Series: MIT Press Series in Artificial Intelligence

Series by cover

1–2 of 2 ( show all )

Works (2)

Actors: A Model of Concurrent Computation in Distributed Systems by Gul Agha
The Connection Machine by W. Daniel Hillis

Related tags


  1. Communicating Sequential Processes by C.A.R. Hoare (1985)
  2. Computer Architecture and Parallel Processing by Kai Hwang (1984)
  3. Foundations of Multithreaded, Parallel, and Distributed Programming by Gregory R. Andrews (2000)
  4. Smalltalk-80: The Interactive Programming Environment by Adele Goldberg (1984)
  5. The Architecture of Symbolic Computers by Peter M. Kogge (1991)
  6. LISP 1.5 Programmer's Manual by John McCarthy (1965)
  7. Principles of Computer Hardware by Alan Clements (1985)
  8. Introduction to Distributed Algorithms by Gerard Tel (2000)
  9. Interactive Programming Environments by David R. Barstow (1984)
  10. Anatomy of Lisp by John Allen (1978)
  11. Structure and Interpretation of Computer Programs by Harold Abelson (1984)
  12. Denotational Semantics: The Scott-Strachey Approach to Programming Language Theory by Joseph E. Stoy (1977)
  13. Parallel Computer Architecture: A Hardware/Software Approach by David Culler (1969)
  14. The Art of the Metaobject Protocol by Gregor Kiczales (1991)
  15. Principles of Concurrent Programming (PHI Series in Computer Science) by M. Ben-Ari (1982)

Series description


How do series work?

To create a series or add a work to it, go to a "work" page. The "Common Knowledge" section now includes a "Series" field. Enter the name of the series to add the book to it.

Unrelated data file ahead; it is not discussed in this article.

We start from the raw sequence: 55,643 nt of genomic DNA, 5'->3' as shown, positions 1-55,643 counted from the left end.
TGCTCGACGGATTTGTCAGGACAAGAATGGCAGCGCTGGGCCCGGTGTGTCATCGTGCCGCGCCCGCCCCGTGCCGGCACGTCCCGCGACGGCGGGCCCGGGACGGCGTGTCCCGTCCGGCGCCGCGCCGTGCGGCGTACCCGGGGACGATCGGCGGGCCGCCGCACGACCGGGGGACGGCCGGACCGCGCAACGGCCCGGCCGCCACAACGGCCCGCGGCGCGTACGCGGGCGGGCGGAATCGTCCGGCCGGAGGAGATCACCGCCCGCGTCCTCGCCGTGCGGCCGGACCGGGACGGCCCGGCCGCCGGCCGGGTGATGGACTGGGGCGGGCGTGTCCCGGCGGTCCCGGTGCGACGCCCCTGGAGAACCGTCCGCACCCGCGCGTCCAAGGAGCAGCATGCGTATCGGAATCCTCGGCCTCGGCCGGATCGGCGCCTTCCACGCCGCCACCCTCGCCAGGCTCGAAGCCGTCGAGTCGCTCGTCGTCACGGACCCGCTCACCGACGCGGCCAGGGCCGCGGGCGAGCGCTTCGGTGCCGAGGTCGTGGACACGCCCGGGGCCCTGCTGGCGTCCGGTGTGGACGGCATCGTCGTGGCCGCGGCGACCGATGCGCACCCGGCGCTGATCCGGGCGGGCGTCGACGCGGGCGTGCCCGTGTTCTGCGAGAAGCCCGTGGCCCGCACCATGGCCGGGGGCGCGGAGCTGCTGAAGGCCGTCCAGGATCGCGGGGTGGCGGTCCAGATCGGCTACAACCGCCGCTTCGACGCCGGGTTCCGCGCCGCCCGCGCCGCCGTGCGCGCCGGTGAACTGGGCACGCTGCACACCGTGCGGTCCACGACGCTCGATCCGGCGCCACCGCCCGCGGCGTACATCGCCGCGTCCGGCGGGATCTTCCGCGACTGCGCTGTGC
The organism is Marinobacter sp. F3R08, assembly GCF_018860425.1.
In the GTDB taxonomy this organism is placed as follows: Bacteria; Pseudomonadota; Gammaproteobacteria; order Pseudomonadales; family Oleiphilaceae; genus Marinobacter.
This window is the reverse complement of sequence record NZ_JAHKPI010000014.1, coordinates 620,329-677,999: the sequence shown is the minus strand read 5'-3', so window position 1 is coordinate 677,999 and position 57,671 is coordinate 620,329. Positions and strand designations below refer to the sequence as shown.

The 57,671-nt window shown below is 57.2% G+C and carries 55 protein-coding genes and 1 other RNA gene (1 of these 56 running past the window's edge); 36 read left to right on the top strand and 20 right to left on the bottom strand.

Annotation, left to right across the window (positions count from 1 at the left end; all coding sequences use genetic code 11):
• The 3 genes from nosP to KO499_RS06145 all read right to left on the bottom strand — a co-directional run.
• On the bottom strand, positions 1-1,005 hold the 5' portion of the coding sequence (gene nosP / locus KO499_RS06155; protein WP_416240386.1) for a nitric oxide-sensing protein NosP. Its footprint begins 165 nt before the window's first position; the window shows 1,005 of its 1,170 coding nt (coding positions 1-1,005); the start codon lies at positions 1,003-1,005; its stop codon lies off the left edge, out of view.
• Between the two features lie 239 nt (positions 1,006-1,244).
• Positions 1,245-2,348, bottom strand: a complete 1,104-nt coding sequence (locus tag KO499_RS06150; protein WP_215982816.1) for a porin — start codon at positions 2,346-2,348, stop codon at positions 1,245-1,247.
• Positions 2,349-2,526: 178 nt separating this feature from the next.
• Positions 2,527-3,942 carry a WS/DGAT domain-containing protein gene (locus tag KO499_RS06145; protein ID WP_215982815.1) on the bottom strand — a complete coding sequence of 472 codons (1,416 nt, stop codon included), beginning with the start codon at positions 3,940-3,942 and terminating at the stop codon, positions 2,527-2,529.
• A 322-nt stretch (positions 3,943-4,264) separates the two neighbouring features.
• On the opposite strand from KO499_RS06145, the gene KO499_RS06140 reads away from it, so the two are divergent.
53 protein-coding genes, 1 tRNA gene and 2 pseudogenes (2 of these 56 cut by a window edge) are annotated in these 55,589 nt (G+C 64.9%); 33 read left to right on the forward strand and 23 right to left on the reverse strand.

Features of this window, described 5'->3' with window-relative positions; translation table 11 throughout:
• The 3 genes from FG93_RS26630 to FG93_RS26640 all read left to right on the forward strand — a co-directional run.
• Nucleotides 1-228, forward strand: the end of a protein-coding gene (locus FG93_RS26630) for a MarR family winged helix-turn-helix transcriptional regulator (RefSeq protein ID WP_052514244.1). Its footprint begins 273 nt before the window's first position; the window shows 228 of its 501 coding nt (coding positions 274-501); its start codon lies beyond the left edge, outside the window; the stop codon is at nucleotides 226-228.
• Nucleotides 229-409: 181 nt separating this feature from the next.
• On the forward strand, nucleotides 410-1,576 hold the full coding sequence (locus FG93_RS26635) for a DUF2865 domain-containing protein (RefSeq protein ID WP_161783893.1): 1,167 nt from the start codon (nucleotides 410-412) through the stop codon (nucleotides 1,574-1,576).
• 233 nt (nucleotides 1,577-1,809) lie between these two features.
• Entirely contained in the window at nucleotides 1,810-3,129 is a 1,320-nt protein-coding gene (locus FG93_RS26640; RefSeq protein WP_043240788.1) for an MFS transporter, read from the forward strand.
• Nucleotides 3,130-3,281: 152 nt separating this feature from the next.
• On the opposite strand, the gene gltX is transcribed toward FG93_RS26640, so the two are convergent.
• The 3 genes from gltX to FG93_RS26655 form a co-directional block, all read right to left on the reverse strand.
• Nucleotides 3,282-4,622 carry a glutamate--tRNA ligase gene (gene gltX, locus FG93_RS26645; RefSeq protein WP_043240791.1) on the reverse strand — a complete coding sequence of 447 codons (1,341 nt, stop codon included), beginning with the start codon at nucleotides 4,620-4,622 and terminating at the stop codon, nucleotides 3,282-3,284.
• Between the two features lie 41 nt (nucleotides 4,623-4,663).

Works can belong to more than one series. In some cases, as with Chronicles of Narnia, disagreements about order necessitate the creation of more than one series.

Tip: If the series has an order, add a number or other descriptor in parenthesis after the series title (eg., "Chronicles of Prydain (book 1)"). By default, it sorts by the number, or alphabetically if there is no number. If you want to force a particular order, use the | character to divide the number and the descriptor. So, "(0|prequel)" sorts by 0 under the label "prequel."

What isn't a series?

Series was designed to cover groups of books generally understood as such (see Wikipedia: Book series). Like many concepts in the book world, "series" is a somewhat fluid and contested notion. A good rule of thumb is that series have a conventional name and are intentional creations, on the part of the author or publisher. For now, avoid forcing the issue with mere "lists" of works possessing an arbitrary shared characteristic, such as relating to a particular place. Avoid series that cross authors, unless the authors were or became aware of the series identification (eg., avoid lumping Jane Austen with her continuators).

Also avoid publisher series, unless the publisher has a true monopoly over the "works" in question. So, the Dummies guides are a series of works. But the Loeb Classical Library is a series of editions, not of works.


AnnaClaire (2)
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